Monday, 20 September 2021

Critic of GPs' new parking rules receives £320 fines

Critic of GPs' new parking rules receives £320 fines

A COUNCILLOR who criticised “draconian” parking penalties at Henley’s GP surgeries has now been fined twice himself.

Ian Reissmann claims he was incorrectly ordered to pay £320 for allegedly breaching new rules at the car park for the Bell and Hart surgeries, off York Road.

His is the latest in a series of cases in which people claim to have been wrongly fined.

The system came into effect in April following a long-standing problem with shoppers abusing the car park.

It requires patients to enter their vehicle’s registration details on a touchpad at reception to receive up to 90 minutes’ free parking. There is a 15-minute grace period for drop-offs and collections.

The car park is monitored by automatic numberplate recognition cameras and when the surgery is closed at evenings and weekends, residents of neighbouring streets may park there free of charge.

Councillor Reissmann says that he was fined twice over a weekend in May when he used the car park as he was living in York Road.

He says Smart Parking, which runs the parking scheme, had failed to add his car’s registration number to its list of exempted vehicles. He then moved to Gainsborough Road but the notifications weren’t forwarded on until Smart Parking had issued a second set of demands in which each fine had been increased to £160.

The Bell surgery asked the company to cancel the penalties but Smart Parking says Councillor Reissmann must challenge them in court, which he dubbed a “malicious prosecution”.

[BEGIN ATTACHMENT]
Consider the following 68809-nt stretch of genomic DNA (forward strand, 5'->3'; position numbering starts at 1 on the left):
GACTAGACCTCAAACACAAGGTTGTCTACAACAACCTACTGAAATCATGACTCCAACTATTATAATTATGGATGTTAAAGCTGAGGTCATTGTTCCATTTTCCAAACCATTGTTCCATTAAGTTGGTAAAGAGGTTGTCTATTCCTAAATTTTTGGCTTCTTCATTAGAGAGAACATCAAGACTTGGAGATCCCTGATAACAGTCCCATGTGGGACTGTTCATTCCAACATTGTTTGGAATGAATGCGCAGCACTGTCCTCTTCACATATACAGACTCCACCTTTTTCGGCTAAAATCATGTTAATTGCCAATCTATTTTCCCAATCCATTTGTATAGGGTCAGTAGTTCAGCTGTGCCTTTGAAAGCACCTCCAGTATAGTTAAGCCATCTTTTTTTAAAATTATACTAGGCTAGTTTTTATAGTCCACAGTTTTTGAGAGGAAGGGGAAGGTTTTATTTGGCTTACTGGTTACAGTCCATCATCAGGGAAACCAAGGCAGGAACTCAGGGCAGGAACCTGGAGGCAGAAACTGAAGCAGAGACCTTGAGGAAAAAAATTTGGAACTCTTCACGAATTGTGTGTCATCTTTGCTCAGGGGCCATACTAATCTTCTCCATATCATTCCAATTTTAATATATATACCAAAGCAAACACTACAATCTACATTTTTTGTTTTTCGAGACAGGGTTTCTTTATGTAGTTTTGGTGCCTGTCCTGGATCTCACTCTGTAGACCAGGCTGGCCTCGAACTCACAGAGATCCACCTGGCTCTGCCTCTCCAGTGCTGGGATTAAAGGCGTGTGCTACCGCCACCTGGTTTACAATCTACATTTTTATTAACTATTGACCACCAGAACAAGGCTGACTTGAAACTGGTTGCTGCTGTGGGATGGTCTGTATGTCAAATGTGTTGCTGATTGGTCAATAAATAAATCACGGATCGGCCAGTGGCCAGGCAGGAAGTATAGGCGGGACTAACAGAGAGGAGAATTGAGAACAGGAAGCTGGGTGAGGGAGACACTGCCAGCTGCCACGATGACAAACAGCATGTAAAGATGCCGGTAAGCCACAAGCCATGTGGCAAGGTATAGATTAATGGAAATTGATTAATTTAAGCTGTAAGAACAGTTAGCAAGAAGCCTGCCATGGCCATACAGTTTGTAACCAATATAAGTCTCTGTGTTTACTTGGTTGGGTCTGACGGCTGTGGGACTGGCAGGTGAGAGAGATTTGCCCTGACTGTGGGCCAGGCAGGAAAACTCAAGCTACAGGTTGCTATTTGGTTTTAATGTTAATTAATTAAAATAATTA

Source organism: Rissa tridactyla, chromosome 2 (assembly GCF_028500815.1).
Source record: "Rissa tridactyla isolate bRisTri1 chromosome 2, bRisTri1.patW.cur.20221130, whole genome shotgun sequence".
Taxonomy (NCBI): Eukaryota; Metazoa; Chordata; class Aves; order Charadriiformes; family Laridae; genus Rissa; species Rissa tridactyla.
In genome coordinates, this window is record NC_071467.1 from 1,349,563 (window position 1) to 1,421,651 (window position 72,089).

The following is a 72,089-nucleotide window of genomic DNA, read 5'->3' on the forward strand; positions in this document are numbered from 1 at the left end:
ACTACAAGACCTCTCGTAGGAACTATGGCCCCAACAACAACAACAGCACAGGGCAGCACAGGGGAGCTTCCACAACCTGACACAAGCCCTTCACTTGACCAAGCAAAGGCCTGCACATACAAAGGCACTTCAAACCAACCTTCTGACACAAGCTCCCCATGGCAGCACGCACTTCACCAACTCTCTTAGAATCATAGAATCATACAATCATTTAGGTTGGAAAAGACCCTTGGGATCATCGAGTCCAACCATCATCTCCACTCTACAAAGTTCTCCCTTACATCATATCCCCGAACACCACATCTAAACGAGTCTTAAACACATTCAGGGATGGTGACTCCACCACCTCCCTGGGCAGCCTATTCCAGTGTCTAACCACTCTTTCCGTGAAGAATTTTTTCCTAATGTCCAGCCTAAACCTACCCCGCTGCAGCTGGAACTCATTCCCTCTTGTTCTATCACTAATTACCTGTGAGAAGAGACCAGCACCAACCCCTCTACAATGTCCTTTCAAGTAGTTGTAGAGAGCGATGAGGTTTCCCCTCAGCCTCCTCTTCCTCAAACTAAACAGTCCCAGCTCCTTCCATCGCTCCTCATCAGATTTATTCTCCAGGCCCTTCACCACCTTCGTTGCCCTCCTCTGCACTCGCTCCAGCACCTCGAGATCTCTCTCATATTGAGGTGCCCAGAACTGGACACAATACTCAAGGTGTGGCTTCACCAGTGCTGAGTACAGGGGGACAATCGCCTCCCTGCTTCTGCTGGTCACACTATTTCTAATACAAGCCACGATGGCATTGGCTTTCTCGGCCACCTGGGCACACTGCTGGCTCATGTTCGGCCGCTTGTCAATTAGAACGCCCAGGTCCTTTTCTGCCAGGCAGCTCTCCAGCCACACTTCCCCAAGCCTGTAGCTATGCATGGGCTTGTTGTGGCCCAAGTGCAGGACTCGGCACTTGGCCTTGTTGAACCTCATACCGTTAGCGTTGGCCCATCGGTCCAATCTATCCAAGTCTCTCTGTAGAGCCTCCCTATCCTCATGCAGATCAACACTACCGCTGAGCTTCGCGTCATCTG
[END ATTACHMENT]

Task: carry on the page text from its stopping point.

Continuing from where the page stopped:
The Bell surgery has previously admitted receiving a “stack” of complaints from patients who insist they entered their details correctly but still received demands for money

In May, Cllr Reissmann wrote to health chiefs saying the new system was not working properly. He said: “We support the proposals to control and restrict parking. However, it does seem draconian to impose £100 fines for all apart from the disabled, frail and elderly after 15 minutes.”

This week, he said: “I still hope the surgery will be able to cancel my tickets but this isn’t about me — I’m more concerned about the impact on others in a more vulnerable position.

“I understand that the scheme is necessary as these parking places are needed for patients.

“The main problem is the large number of false positives which the system generates. I understand that more than half of tickets are being rescinded. It seems very unfair to punish the elderly and sick for making an honest mistake. The operators do not appear to be at all sympathetic.

“As I understand it, the company keeps all the income so there is an incentive to collect as much money as possible without considering the community.

“As the scheme has been introduced to keep much-needed spaces available for patients rather than to make money, this incentive seems perverse.

“It is a pity this was introduced with little notice and without consulting the community. These are important community services and we need to make sure people are able to access them.”

Ian Clarke, who lives in Cromwell Road and is retired, says many people have been caught out by the system.

He said: “My neighbour has parked there and been sent two fines. Another friend has been fined twice on the same day.

“Something needs to be done about it as the company is preying on old people. I can’t even read the machine they use — my doctor had to come out and do it for me — so how do they expect old people to do it?

“Receptionists can do it but if they’re on the phone there is a delay and you only have minutes to get your details in.”

The surgeries have apologised for any inconvenience or upset during the switch to the new system but insist they had to take action against shoppers preventing patients from parking. They say the signage is clear and the majority of patients were alerted to the changeover by text message and email.

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